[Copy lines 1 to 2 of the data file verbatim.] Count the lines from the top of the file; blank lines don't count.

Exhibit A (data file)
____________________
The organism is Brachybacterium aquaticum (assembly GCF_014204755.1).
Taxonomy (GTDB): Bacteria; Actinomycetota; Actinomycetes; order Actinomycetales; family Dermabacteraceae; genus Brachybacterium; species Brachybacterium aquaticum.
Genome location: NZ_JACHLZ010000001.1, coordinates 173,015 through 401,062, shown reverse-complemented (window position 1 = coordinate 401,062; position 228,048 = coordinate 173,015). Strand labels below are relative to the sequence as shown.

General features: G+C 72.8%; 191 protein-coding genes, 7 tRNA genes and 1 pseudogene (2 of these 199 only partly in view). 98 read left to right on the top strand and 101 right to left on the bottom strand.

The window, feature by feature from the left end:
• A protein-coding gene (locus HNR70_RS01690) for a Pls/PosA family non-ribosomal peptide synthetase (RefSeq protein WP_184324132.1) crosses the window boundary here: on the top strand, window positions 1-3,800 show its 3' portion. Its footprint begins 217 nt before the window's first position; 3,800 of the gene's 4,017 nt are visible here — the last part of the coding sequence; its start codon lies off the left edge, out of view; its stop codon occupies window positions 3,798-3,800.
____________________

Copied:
The organism is Brachybacterium aquaticum (assembly GCF_014204755.1).
Taxonomy (GTDB): Bacteria; Actinomycetota; Actinomycetes; order Actinomycetales; family Dermabacteraceae; genus Brachybacterium; species Brachybacterium aquaticum.